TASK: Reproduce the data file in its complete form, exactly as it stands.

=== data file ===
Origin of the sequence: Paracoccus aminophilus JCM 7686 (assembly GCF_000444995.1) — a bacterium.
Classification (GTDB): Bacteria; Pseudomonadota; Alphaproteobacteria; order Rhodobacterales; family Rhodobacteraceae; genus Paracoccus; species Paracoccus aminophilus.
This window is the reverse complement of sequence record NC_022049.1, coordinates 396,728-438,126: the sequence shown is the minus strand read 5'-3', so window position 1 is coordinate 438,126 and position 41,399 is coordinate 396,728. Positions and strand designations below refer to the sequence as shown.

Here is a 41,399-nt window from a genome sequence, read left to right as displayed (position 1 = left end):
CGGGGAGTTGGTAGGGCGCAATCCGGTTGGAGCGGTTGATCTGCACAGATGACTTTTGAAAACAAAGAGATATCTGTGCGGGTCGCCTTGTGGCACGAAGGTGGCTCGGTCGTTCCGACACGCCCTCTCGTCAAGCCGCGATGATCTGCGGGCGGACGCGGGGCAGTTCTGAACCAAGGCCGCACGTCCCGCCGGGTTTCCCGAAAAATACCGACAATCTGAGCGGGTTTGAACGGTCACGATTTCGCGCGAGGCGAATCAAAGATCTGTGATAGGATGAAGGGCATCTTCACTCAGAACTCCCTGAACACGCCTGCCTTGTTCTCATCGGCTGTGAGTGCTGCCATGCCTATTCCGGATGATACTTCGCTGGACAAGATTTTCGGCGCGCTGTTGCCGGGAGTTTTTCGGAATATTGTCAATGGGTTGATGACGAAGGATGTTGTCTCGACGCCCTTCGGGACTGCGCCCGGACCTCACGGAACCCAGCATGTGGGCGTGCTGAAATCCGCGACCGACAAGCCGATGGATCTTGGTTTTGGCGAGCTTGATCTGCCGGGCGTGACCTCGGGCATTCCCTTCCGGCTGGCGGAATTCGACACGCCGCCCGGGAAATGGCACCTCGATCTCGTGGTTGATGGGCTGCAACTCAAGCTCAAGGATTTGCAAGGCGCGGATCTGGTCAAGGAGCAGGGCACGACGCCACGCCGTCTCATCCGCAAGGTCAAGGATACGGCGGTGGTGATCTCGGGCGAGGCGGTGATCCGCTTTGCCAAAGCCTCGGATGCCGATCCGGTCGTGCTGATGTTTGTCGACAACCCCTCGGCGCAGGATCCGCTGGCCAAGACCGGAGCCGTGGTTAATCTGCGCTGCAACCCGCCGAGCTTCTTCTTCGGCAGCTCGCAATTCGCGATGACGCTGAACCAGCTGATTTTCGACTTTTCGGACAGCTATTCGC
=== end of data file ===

Origin of the sequence: Paracoccus aminophilus JCM 7686 (assembly GCF_000444995.1) — a bacterium.
Classification (GTDB): Bacteria; Pseudomonadota; Alphaproteobacteria; order Rhodobacterales; family Rhodobacteraceae; genus Paracoccus; species Paracoccus aminophilus.
This window is the reverse complement of sequence record NC_022049.1, coordinates 396,728-438,126: the sequence shown is the minus strand read 5'-3', so window position 1 is coordinate 438,126 and position 41,399 is coordinate 396,728. Positions and strand designations below refer to the sequence as shown.

Here is a 41,399-nt window from a genome sequence, read left to right as displayed (position 1 = left end):
CGGGGAGTTGGTAGGGCGCAATCCGGTTGGAGCGGTTGATCTGCACAGATGACTTTTGAAAACAAAGAGATATCTGTGCGGGTCGCCTTGTGGCACGAAGGTGGCTCGGTCGTTCCGACACGCCCTCTCGTCAAGCCGCGATGATCTGCGGGCGGACGCGGGGCAGTTCTGAACCAAGGCCGCACGTCCCGCCGGGTTTCCCGAAAAATACCGACAATCTGAGCGGGTTTGAACGGTCACGATTTCGCGCGAGGCGAATCAAAGATCTGTGATAGGATGAAGGGCATCTTCACTCAGAACTCCCTGAACACGCCTGCCTTGTTCTCATCGGCTGTGAGTGCTGCCATGCCTATTCCGGATGATACTTCGCTGGACAAGATTTTCGGCGCGCTGTTGCCGGGAGTTTTTCGGAATATTGTCAATGGGTTGATGACGAAGGATGTTGTCTCGACGCCCTTCGGGACTGCGCCCGGACCTCACGGAACCCAGCATGTGGGCGTGCTGAAATCCGCGACCGACAAGCCGATGGATCTTGGTTTTGGCGAGCTTGATCTGCCGGGCGTGACCTCGGGCATTCCCTTCCGGCTGGCGGAATTCGACACGCCGCCCGGGAAATGGCACCTCGATCTCGTGGTTGATGGGCTGCAACTCAAGCTCAAGGATTTGCAAGGCGCGGATCTGGTCAAGGAGCAGGGCACGACGCCACGCCGTCTCATCCGCAAGGTCAAGGATACGGCGGTGGTGATCTCGGGCGAGGCGGTGATCCGCTTTGCCAAAGCCTCGGATGCCGATCCGGTCGTGCTGATGTTTGTCGACAACCCCTCGGCGCAGGATCCGCTGGCCAAGACCGGAGCCGTGGTTAATCTGCGCTGCAACCCGCCGAGCTTCTTCTTCGGCAGCTCGCAATTCGCGATGACGCTGAACCAGCTGATTTTCGACTTTTCGGACAGCTATTCGC